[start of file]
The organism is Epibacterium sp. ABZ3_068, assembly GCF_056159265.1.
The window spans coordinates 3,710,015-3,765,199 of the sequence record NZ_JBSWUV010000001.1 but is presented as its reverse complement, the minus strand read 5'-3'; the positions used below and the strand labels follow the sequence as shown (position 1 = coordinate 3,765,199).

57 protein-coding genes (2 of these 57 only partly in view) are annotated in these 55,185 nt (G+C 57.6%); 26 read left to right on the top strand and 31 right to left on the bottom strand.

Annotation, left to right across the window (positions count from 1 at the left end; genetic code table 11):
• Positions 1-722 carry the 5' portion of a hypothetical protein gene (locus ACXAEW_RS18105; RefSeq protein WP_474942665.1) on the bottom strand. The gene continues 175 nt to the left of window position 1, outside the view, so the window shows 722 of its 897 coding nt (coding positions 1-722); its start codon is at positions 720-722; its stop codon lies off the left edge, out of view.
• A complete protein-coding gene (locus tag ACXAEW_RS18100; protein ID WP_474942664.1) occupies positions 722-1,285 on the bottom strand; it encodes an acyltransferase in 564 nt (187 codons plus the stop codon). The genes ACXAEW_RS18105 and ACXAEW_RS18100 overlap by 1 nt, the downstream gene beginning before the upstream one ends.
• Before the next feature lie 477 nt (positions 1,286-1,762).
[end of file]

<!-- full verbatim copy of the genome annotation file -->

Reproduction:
The organism is Epibacterium sp. ABZ3_068, assembly GCF_056159265.1.
The window spans coordinates 3,710,015-3,765,199 of the sequence record NZ_JBSWUV010000001.1 but is presented as its reverse complement, the minus strand read 5'-3'; the positions used below and the strand labels follow the sequence as shown (position 1 = coordinate 3,765,199).

57 protein-coding genes (2 of these 57 only partly in view) are annotated in these 55,185 nt (G+C 57.6%); 26 read left to right on the top strand and 31 right to left on the bottom strand.

Annotation, left to right across the window (positions count from 1 at the left end; genetic code table 11):
• Positions 1-722 carry the 5' portion of a hypothetical protein gene (locus ACXAEW_RS18105; RefSeq protein WP_474942665.1) on the bottom strand. The gene continues 175 nt to the left of window position 1, outside the view, so the window shows 722 of its 897 coding nt (coding positions 1-722); its start codon is at positions 720-722; its stop codon lies off the left edge, out of view.
• A complete protein-coding gene (locus tag ACXAEW_RS18100; protein ID WP_474942664.1) occupies positions 722-1,285 on the bottom strand; it encodes an acyltransferase in 564 nt (187 codons plus the stop codon). The genes ACXAEW_RS18105 and ACXAEW_RS18100 overlap by 1 nt, the downstream gene beginning before the upstream one ends.
• Before the next feature lie 477 nt (positions 1,286-1,762).